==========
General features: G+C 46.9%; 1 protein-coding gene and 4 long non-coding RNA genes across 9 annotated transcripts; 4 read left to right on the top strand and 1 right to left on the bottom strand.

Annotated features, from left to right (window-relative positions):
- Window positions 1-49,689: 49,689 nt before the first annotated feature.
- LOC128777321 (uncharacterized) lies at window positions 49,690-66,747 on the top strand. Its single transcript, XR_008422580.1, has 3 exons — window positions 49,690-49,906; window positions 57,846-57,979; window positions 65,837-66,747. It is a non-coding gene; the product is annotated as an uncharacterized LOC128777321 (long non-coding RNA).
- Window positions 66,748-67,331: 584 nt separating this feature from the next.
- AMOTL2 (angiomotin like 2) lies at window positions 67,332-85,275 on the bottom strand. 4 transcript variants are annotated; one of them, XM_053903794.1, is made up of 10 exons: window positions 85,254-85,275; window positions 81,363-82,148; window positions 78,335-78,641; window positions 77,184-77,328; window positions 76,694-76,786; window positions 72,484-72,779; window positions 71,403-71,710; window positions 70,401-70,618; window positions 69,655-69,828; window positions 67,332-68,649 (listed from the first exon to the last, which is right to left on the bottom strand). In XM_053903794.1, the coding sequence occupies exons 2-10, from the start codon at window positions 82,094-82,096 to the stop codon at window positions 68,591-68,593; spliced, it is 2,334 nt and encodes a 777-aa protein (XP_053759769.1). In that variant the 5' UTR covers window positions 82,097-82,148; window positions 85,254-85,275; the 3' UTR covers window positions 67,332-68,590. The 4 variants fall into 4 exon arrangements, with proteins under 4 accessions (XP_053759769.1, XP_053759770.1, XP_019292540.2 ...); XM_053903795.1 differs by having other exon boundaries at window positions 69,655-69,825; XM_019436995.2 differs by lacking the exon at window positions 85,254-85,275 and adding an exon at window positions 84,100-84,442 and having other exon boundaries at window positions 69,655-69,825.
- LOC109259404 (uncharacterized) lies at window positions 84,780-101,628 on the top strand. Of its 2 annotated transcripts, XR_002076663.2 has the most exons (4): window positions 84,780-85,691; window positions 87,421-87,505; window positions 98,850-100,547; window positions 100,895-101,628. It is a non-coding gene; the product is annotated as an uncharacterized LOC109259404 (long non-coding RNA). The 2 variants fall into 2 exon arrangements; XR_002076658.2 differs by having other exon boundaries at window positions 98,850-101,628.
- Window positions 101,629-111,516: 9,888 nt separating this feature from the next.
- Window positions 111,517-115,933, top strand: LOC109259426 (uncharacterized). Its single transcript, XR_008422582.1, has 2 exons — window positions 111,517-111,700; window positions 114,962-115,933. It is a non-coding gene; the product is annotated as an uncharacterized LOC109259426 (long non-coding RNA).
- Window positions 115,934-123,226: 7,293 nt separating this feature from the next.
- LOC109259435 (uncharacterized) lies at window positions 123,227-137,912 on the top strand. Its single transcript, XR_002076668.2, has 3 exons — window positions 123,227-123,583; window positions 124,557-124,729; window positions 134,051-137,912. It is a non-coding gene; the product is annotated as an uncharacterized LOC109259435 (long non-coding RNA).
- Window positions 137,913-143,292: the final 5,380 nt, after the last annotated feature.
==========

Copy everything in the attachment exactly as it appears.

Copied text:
General features: G+C 46.9%; 1 protein-coding gene and 4 long non-coding RNA genes across 9 annotated transcripts; 4 read left to right on the top strand and 1 right to left on the bottom strand.

Annotated features, from left to right (window-relative positions):
- Window positions 1-49,689: 49,689 nt before the first annotated feature.
- LOC128777321 (uncharacterized) lies at window positions 49,690-66,747 on the top strand. Its single transcript, XR_008422580.1, has 3 exons — window positions 49,690-49,906; window positions 57,846-57,979; window positions 65,837-66,747. It is a non-coding gene; the product is annotated as an uncharacterized LOC128777321 (long non-coding RNA).
- Window positions 66,748-67,331: 584 nt separating this feature from the next.
- AMOTL2 (angiomotin like 2) lies at window positions 67,332-85,275 on the bottom strand. 4 transcript variants are annotated; one of them, XM_053903794.1, is made up of 10 exons: window positions 85,254-85,275; window positions 81,363-82,148; window positions 78,335-78,641; window positions 77,184-77,328; window positions 76,694-76,786; window positions 72,484-72,779; window positions 71,403-71,710; window positions 70,401-70,618; window positions 69,655-69,828; window positions 67,332-68,649 (listed from the first exon to the last, which is right to left on the bottom strand). In XM_053903794.1, the coding sequence occupies exons 2-10, from the start codon at window positions 82,094-82,096 to the stop codon at window positions 68,591-68,593; spliced, it is 2,334 nt and encodes a 777-aa protein (XP_053759769.1). In that variant the 5' UTR covers window positions 82,097-82,148; window positions 85,254-85,275; the 3' UTR covers window positions 67,332-68,590. The 4 variants fall into 4 exon arrangements, with proteins under 4 accessions (XP_053759769.1, XP_053759770.1, XP_019292540.2 ...); XM_053903795.1 differs by having other exon boundaries at window positions 69,655-69,825; XM_019436995.2 differs by lacking the exon at window positions 85,254-85,275 and adding an exon at window positions 84,100-84,442 and having other exon boundaries at window positions 69,655-69,825.
- LOC109259404 (uncharacterized) lies at window positions 84,780-101,628 on the top strand. Of its 2 annotated transcripts, XR_002076663.2 has the most exons (4): window positions 84,780-85,691; window positions 87,421-87,505; window positions 98,850-100,547; window positions 100,895-101,628. It is a non-coding gene; the product is annotated as an uncharacterized LOC109259404 (long non-coding RNA). The 2 variants fall into 2 exon arrangements; XR_002076658.2 differs by having other exon boundaries at window positions 98,850-101,628.
- Window positions 101,629-111,516: 9,888 nt separating this feature from the next.
- Window positions 111,517-115,933, top strand: LOC109259426 (uncharacterized). Its single transcript, XR_008422582.1, has 2 exons — window positions 111,517-111,700; window positions 114,962-115,933. It is a non-coding gene; the product is annotated as an uncharacterized LOC109259426 (long non-coding RNA).
- Window positions 115,934-123,226: 7,293 nt separating this feature from the next.
- LOC109259435 (uncharacterized) lies at window positions 123,227-137,912 on the top strand. Its single transcript, XR_002076668.2, has 3 exons — window positions 123,227-123,583; window positions 124,557-124,729; window positions 134,051-137,912. It is a non-coding gene; the product is annotated as an uncharacterized LOC109259435 (long non-coding RNA).
- Window positions 137,913-143,292: the final 5,380 nt, after the last annotated feature.